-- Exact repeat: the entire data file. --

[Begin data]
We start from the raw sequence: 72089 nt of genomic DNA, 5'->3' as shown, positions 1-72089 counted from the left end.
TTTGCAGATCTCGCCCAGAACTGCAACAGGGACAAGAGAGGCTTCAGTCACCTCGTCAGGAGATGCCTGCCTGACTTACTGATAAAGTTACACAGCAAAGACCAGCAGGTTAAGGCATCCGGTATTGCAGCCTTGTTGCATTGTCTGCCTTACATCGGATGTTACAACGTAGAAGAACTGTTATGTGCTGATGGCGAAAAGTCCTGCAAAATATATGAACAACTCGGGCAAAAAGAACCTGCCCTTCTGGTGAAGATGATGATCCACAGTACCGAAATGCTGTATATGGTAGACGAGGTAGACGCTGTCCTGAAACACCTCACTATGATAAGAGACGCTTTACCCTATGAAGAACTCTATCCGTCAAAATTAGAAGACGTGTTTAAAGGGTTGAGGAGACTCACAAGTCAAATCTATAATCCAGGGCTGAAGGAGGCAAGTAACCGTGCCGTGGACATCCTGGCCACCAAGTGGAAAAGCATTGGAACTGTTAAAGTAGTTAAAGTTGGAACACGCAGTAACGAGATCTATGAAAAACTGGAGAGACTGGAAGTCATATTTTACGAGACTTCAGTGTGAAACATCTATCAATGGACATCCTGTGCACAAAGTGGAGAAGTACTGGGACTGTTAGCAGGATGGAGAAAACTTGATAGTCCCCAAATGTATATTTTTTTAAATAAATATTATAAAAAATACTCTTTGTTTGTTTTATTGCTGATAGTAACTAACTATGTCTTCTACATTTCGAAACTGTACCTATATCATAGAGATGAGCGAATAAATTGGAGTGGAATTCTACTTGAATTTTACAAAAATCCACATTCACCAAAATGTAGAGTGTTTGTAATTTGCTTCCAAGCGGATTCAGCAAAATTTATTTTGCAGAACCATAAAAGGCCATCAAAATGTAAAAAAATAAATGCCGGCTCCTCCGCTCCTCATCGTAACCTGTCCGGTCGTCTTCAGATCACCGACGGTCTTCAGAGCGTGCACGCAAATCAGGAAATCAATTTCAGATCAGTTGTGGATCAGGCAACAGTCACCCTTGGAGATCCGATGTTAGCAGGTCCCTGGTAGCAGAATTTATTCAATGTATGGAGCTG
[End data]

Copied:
We start from the raw sequence: 72089 nt of genomic DNA, 5'->3' as shown, positions 1-72089 counted from the left end.
TTTGCAGATCTCGCCCAGAACTGCAACAGGGACAAGAGAGGCTTCAGTCACCTCGTCAGGAGATGCCTGCCTGACTTACTGATAAAGTTACACAGCAAAGACCAGCAGGTTAAGGCATCCGGTATTGCAGCCTTGTTGCATTGTCTGCCTTACATCGGATGTTACAACGTAGAAGAACTGTTATGTGCTGATGGCGAAAAGTCCTGCAAAATATATGAACAACTCGGGCAAAAAGAACCTGCCCTTCTGGTGAAGATGATGATCCACAGTACCGAAATGCTGTATATGGTAGACGAGGTAGACGCTGTCCTGAAACACCTCACTATGATAAGAGACGCTTTACCCTATGAAGAACTCTATCCGTCAAAATTAGAAGACGTGTTTAAAGGGTTGAGGAGACTCACAAGTCAAATCTATAATCCAGGGCTGAAGGAGGCAAGTAACCGTGCCGTGGACATCCTGGCCACCAAGTGGAAAAGCATTGGAACTGTTAAAGTAGTTAAAGTTGGAACACGCAGTAACGAGATCTATGAAAAACTGGAGAGACTGGAAGTCATATTTTACGAGACTTCAGTGTGAAACATCTATCAATGGACATCCTGTGCACAAAGTGGAGAAGTACTGGGACTGTTAGCAGGATGGAGAAAACTTGATAGTCCCCAAATGTATATTTTTTTAAATAAATATTATAAAAAATACTCTTTGTTTGTTTTATTGCTGATAGTAACTAACTATGTCTTCTACATTTCGAAACTGTACCTATATCATAGAGATGAGCGAATAAATTGGAGTGGAATTCTACTTGAATTTTACAAAAATCCACATTCACCAAAATGTAGAGTGTTTGTAATTTGCTTCCAAGCGGATTCAGCAAAATTTATTTTGCAGAACCATAAAAGGCCATCAAAATGTAAAAAAATAAATGCCGGCTCCTCCGCTCCTCATCGTAACCTGTCCGGTCGTCTTCAGATCACCGACGGTCTTCAGAGCGTGCACGCAAATCAGGAAATCAATTTCAGATCAGTTGTGGATCAGGCAACAGTCACCCTTGGAGATCCGATGTTAGCAGGTCCCTGGTAGCAGAATTTATTCAATGTATGGAGCTG